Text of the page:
Making a difference is about creating changes that will benefit others. There will be challenges but one should hold a firm course and not be distracted. Mahatma Gandhi has said that we must be the change that we want to see. The anthropologist Margaret Mead has stated that, “Never doubt that a small group of thoughtful and committed citizens can change the world. Indeed, it is the only thing that ever has.”     Continue reading

Buxton-Friendship Express newsletter – May 2017

Fellow Buxtonian/Friend,

Please enjoy our May 2017 issue of Buxton-Friendship Express. You may download the attached copy, or click on the following link to read:


Lorna Campbell

Editor, Buxton-Friendship Express

Attached copy:


Articles on Musings of Derek Walcott’s Life and Work – Dr. Jaydeep Sarangi – Muse India

Articles on Musings of Derek Walcott’s Life and Work – Dr. Jaydeep Sarangi – Muse India

Derek Walcott

Muse India Issue 73 has just been released with Dr. Jaydeep Sarangi’s editorial collection of review research Articles on Musings of Derek Walcott’s Life and Work. All the articles on Derek Walcott are by South Asian academic scholars, except the one by Leonard Dabydeen, which is reflecting a writer from North America (Canada) and the Caribbean.

A future book publication on Derek Walcott is still a work in progress to be edited by Dr. Sarangi.

See Muse India Publication: Derek Walcott in Muse India – Issue 73 – May-June 2017

Why we should give everyone a basic income | Rutger Bregman | TEDxMaastricht

Why we should give everyone a basic income | Rutger Bregman | TEDxMaastricht

“Ideas can and do change the world,” says historian Rutger Bregman, sharing his case for a provocative one: guaranteed basic income. Learn more about the idea’s 500-year history and a forgotten modern experiment where it actually worked — and imagine how much energy and talent we would unleash if we got rid of poverty once and for all.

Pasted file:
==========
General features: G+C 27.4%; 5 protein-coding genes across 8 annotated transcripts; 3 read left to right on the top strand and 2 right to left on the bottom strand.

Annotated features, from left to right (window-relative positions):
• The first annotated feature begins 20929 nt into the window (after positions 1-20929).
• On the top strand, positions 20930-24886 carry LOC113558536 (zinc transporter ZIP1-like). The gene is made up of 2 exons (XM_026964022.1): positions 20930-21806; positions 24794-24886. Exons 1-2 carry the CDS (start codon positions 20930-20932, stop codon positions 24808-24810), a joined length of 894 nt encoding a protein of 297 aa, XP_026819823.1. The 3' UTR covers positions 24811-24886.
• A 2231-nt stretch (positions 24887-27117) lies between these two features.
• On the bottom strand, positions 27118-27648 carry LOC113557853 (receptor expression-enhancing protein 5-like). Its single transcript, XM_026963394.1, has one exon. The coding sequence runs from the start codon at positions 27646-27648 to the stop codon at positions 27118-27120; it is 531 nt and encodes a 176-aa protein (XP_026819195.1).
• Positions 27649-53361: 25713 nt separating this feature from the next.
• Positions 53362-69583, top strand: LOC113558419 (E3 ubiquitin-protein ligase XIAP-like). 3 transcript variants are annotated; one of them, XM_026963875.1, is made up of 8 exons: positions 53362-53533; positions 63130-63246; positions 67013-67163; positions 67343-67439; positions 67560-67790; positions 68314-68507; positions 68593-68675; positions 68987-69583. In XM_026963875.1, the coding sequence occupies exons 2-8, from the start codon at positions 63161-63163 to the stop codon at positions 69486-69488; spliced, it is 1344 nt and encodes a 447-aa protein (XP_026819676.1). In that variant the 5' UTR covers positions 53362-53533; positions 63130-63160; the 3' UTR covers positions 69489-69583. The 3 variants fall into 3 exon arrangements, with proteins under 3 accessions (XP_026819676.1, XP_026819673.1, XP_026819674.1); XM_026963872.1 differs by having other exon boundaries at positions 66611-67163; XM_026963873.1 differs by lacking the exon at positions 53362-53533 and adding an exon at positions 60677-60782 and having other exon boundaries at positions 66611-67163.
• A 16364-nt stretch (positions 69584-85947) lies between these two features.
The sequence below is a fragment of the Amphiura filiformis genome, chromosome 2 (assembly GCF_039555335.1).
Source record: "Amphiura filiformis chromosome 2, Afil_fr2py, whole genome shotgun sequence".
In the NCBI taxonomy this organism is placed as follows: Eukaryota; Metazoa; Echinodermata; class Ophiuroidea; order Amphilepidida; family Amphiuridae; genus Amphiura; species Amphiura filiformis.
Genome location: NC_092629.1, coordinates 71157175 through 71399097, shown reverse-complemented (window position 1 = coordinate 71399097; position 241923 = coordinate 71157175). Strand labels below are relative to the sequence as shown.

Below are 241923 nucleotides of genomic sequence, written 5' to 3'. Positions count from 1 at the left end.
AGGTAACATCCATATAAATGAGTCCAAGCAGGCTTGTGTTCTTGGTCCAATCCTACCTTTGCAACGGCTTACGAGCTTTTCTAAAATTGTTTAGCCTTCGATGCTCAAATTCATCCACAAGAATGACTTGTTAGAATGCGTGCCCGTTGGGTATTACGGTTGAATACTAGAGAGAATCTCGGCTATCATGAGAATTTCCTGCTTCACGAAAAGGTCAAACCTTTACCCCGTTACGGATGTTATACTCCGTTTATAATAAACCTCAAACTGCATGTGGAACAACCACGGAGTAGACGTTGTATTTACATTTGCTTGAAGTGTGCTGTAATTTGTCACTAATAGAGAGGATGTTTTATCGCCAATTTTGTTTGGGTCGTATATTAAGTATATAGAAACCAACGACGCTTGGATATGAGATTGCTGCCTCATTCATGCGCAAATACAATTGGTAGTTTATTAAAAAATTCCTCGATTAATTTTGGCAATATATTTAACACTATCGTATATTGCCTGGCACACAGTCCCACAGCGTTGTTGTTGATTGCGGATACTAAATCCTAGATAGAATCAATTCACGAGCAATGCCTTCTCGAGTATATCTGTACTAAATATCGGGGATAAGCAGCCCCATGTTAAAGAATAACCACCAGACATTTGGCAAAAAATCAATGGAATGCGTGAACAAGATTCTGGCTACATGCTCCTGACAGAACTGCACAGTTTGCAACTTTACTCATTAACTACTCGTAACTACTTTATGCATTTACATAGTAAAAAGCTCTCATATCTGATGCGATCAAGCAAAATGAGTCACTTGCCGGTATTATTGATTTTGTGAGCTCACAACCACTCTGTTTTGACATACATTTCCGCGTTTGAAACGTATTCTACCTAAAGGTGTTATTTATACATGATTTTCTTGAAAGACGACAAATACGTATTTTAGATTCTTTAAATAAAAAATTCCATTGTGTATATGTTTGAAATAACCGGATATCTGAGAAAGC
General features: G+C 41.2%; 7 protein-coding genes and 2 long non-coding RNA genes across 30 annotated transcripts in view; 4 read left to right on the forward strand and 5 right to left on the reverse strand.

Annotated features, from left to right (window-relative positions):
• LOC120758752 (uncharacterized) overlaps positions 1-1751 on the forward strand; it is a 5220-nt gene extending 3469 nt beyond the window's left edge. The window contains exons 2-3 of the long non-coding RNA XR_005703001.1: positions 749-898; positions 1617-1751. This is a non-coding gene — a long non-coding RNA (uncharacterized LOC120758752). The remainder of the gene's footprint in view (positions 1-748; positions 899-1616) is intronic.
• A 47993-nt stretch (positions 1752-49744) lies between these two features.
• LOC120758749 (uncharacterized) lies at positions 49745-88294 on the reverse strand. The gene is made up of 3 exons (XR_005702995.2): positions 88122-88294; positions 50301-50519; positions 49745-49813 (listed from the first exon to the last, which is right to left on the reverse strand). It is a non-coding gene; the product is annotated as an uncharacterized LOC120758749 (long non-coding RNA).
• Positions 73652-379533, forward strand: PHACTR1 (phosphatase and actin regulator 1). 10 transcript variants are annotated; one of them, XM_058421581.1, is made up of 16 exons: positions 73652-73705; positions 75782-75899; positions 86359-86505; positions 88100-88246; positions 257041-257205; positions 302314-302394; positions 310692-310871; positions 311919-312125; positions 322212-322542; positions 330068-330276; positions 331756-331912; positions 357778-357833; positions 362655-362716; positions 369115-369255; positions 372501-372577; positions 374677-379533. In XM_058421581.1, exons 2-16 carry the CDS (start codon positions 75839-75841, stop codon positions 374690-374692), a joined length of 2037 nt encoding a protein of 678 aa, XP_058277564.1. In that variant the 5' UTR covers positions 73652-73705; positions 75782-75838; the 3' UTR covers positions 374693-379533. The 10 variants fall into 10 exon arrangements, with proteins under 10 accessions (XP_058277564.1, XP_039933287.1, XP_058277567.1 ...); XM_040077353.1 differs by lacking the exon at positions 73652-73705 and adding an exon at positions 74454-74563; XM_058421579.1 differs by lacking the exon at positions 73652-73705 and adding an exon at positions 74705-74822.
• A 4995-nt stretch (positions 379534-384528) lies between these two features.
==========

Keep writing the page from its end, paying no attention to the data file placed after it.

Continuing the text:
“STATUS ANXIETY” – Why Money Can’t Buy Happiness – By Alexander Green

Status Anxiety – Why Money Can’t Buy Happiness

Alexander Green

Chief Investment Strategist, The Oxford Club | Investment U

Here at Investment U, we often talk about how to accumulate wealth. But today, we’re digging into the question of why we seek wealth. Enjoy this excerpt from Alex Green’s Beyond Wealth series. It’s an illuminating look at what money can do – and what it can’t do.

In 1759, Adam Smith inquired in his Theory of Moral Sentiments about why we seek wealth. Is it to meet our basic wants and needs?

No, he concluded. “The wages of the meanest laborer can supply them.”

The point of all our striving, he argued, is “to be observed, to be attended to, to be taken notice of with sympathy, complacency and approbation.”      Continue reading

Israel: Parliamentary Riffraff – Uri Avnery

Parliamentary Riffraff 

Uri Avnery

WHEN I first entered the Knesset, I was shocked by the low standard of its debates. Speeches were full of clichés, platitudes and party slogans, the intellectual content was almost nil.

That was 52 years ago. Among the members were David Ben-Gurion, Menachem Begin, Levi Eshkol and several others of their kind.

Today, looking back, that Knesset looks like an Olympus, compared to the present composition of that non-august body.

AN INTELLIGENT debate in today’s Knesset would be as out of place as a Pater Noster [Our Father] in a Synagogue.    Continue reading